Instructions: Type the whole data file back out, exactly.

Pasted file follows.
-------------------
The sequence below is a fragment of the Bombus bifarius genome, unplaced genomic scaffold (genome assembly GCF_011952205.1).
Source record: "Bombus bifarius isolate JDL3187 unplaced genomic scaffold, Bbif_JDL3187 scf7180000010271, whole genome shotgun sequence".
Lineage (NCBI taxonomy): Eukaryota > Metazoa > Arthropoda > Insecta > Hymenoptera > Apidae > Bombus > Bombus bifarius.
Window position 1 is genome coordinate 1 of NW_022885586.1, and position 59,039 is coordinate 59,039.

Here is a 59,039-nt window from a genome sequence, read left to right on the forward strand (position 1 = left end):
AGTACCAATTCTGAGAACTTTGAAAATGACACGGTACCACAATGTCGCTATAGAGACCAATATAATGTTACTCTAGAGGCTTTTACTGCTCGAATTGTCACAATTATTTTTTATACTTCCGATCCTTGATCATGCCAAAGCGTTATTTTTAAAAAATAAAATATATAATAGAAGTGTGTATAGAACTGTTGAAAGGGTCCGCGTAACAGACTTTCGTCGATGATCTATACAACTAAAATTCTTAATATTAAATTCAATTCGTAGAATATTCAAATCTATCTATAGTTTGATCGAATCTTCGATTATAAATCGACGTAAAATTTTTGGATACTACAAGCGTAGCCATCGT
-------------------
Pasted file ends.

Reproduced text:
The sequence below is a fragment of the Bombus bifarius genome, unplaced genomic scaffold (genome assembly GCF_011952205.1).
Source record: "Bombus bifarius isolate JDL3187 unplaced genomic scaffold, Bbif_JDL3187 scf7180000010271, whole genome shotgun sequence".
Lineage (NCBI taxonomy): Eukaryota > Metazoa > Arthropoda > Insecta > Hymenoptera > Apidae > Bombus > Bombus bifarius.
Window position 1 is genome coordinate 1 of NW_022885586.1, and position 59,039 is coordinate 59,039.

Here is a 59,039-nt window from a genome sequence, read left to right on the forward strand (position 1 = left end):
AGTACCAATTCTGAGAACTTTGAAAATGACACGGTACCACAATGTCGCTATAGAGACCAATATAATGTTACTCTAGAGGCTTTTACTGCTCGAATTGTCACAATTATTTTTTATACTTCCGATCCTTGATCATGCCAAAGCGTTATTTTTAAAAAATAAAATATATAATAGAAGTGTGTATAGAACTGTTGAAAGGGTCCGCGTAACAGACTTTCGTCGATGATCTATACAACTAAAATTCTTAATATTAAATTCAATTCGTAGAATATTCAAATCTATCTATAGTTTGATCGAATCTTCGATTATAAATCGACGTAAAATTTTTGGATACTACAAGCGTAGCCATCGT